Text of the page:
What a Year 2018 Has Been.

This year has felt like it has been five years at the same time it feels like it’s gone by in a blink of an eye. For America, we’ve gone through so many ups and downs that I have forgotten much of what has happened because so much happens every single day. For me personally, I’ve gone through some of the highest highs and some of the lowest lows I have ever experienced in this last year.

I was diagnosed with Hashimoto’s in February. Something I knew was coming but had avoided for much of last year, besides the fact that there were some physical signs that something clearly wasn’t right. That took a while for me to process because it’s a disease you can’t physically see. Acceptance came about a month or so later. Then, in October, after having gained puffy eyes over the summer and seeing double in early fall, I was diagnosed with Grave’s. Most people cannot have both antibodies at one time.

Last week, my doctor told me that I’m a mystery because my numbers aren’t where she suspected they would be at this point. I’ve been through a lot of trials and tribulations in 2018 and unfortunately, I see this continuing into the next year; though I’m hoping it will be a little less intense. My health has been the majority of my lows this year. It’s not fun not knowing what your body is capable of and finding out long after the damage had been done is a tough pill to swallow.

However, a lot of good things have happened this year as well. I published a short film at the beginning of the year. I got TWO pieces published that I’m extremely proud of and so grateful they have found a home. The essay is about how I found writing and the ways it has helped me with my stutter. The poem is about my stutter and how what you hear is only the surface layer of who I am.

I haven’t said this online yet but I might as well share it because it’s something I’ve worked hard on and I’m very proud of. Earlier this year, I finished the first draft of a story that has the possible potential of one day being published as a book AND last month I finished a fifth draft of said story. I’m very happy with how it’s coming along.

On top of all that, a couple of weeks ago, I graduated from college with a BA in English with honors! I never thought that would happen and with everything going on this year, I thought it may not happen. But I’ve worked very hard and so, so happy with finishing my degree.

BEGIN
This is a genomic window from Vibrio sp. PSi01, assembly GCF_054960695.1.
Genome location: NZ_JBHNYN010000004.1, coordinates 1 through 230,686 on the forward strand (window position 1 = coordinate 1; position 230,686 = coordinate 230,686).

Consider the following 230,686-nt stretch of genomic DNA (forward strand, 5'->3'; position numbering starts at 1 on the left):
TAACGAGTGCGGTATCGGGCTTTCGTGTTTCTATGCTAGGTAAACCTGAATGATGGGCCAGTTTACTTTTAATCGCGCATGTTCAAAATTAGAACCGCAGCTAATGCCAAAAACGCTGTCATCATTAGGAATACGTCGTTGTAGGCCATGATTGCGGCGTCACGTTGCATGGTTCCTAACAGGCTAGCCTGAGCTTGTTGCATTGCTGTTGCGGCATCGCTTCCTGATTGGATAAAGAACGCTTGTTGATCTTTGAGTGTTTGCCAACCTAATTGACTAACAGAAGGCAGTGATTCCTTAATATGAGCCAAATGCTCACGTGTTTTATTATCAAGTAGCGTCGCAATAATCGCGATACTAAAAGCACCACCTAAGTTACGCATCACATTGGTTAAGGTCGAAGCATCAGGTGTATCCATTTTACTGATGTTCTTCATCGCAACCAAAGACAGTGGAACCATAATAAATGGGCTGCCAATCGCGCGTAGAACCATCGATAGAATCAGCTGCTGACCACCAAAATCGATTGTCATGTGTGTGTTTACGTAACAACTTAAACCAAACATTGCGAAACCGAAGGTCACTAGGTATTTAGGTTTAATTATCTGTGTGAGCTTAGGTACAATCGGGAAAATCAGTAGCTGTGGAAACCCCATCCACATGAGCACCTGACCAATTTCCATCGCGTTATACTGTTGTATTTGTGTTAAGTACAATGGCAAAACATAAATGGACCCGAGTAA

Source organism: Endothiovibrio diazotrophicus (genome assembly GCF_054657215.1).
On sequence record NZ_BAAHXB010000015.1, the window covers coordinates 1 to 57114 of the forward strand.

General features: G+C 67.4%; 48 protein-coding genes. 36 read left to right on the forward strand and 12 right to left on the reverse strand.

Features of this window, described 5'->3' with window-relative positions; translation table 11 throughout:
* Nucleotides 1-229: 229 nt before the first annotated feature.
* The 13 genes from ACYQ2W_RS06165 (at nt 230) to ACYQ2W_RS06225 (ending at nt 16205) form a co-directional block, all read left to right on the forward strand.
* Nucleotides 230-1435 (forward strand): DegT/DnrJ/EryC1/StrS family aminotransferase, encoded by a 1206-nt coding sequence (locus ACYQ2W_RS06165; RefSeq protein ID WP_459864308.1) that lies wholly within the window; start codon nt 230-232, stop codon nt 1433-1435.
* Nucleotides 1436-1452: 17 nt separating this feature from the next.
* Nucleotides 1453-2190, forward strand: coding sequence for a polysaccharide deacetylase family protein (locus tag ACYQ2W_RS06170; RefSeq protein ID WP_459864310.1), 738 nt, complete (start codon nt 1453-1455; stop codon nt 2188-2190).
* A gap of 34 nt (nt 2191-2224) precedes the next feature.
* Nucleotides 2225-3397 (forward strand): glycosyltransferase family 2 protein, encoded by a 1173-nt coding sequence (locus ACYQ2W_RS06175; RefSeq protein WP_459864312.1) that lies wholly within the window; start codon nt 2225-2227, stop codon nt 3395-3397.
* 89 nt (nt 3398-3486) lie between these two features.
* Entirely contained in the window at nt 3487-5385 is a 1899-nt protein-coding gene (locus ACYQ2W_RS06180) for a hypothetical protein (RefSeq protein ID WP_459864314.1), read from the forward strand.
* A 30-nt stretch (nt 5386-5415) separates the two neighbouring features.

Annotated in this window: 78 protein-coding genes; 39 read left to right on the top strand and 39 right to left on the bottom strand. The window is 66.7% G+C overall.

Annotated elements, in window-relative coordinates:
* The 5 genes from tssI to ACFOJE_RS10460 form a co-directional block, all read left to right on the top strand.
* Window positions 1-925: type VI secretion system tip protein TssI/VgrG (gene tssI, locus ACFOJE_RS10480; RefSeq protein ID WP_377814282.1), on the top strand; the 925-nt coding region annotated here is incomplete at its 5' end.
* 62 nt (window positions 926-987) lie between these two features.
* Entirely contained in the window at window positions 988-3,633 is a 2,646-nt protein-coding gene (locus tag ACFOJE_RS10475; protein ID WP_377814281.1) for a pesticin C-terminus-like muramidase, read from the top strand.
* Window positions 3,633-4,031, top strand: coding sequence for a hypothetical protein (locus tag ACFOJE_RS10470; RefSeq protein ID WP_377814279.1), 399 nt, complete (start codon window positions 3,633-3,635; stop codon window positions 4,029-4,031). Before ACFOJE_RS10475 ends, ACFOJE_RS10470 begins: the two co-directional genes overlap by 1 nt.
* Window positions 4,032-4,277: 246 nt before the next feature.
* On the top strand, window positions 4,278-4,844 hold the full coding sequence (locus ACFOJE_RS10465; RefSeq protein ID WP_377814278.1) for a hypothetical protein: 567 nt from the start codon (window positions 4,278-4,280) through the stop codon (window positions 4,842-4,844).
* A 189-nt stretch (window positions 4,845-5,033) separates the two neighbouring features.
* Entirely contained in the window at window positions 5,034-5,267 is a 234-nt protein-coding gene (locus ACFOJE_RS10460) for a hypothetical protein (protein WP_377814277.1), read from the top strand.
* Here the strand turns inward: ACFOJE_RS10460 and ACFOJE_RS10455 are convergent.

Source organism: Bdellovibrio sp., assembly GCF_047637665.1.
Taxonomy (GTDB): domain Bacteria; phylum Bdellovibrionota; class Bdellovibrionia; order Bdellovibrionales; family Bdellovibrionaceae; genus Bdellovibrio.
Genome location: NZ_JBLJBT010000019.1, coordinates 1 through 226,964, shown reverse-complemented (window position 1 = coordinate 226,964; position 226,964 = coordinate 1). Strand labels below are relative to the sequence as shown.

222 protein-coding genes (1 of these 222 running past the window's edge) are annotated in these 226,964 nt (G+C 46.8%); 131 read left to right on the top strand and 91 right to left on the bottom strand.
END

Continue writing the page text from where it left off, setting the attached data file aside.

I’m sure 2019 will be full of new adventures, hardships, and possibilities. I’m excited and ready to see what the next chapter of my life will be. It will be an interesting year. Personally, it will be a big one. As a country, I’m curious to see how much of this year we will remember at this time next year. I’m hoping movements formed these last couple of years continue to speak up and fight for rights in 2019. I hope you all have a safe and great New Year!

Be kind. Be brilliant. Be you.

The title is a quote from Michelle M. Lucero.

The week before last, I graduated from college with honors, something I never thought I would accomplish. I majored in English with an emphasis in creative writing. A few days ago, I got my final grades for my last semester. 3.93, my highest GPA of my education journey.

I wasn’t the most productive student in high school. I was an average C student. I didn’t care about school. I didn’t see the point of trying hard because I didn’t have a choice if I wanted to go or not. For the record, I didn’t want to go. Classes were too early (7:45am, I’d be there by 7, get a good parking spot far away, and sit in the library for 45 minutes before the first bell rang). I didn’t have a study routine, I was terrible at taking tests, and I barely turned in my homework.

This thinking carried onto the first few years of college. Though the schedule was more flexible, I didn’t know what I wanted to study, therefore I didn’t really care. I got good enough grades to pass. When I decided to study web design (a decision I made because I didn’t know what else to study), I got decent grades, better than I did in my general education classes.

As fate would have it, the summer before I began studying web design, I decided to take an online English class to get a sense of what school would be like the following semester, with all online classes. From that summer class, I would discover my passion for writing. Life works in mysterious ways and puts the pieces together before your able to see the full image.

In fact, the Joan Didion quote currently at the top of my blog is from that English class. “I write entirely to find out what I’m thinking, what I’m looking at, what I see and what it means. What I want and what I fear.” The first week of summer school, I read that quote in the essay by Didion and wrote a response in an online discussion board. I cannot remember what I wrote but this quote has become a sounding board over the last few years. It’s been a reminder for me to keep writing, that this is why I love writing so much.

The last two and a half years of studying English have been the most fulfilling semesters of my educational journey. I’ve written numerous pieces, two of which have been published (poem and essay). I’ve grown so much as a writer and a woman. These last few years, I’ve come close to the person I can see myself being.

The quote by Michelle M. Lucero was shared in her speech at my graduation ceremony. It’s a simple set of six words with a relatable message, a good reminder in these turbulent times. Be kind. Regardless of how you’re feeling, try to be kind to everyone you interact with. Be brilliant. Don’t be afraid to think outside the box or to see life through a different lens. Be you. In a society filled with people constantly chasing trends or thinking of the next big thing, know yourself and follow your own path, marching to the beat of your own drum.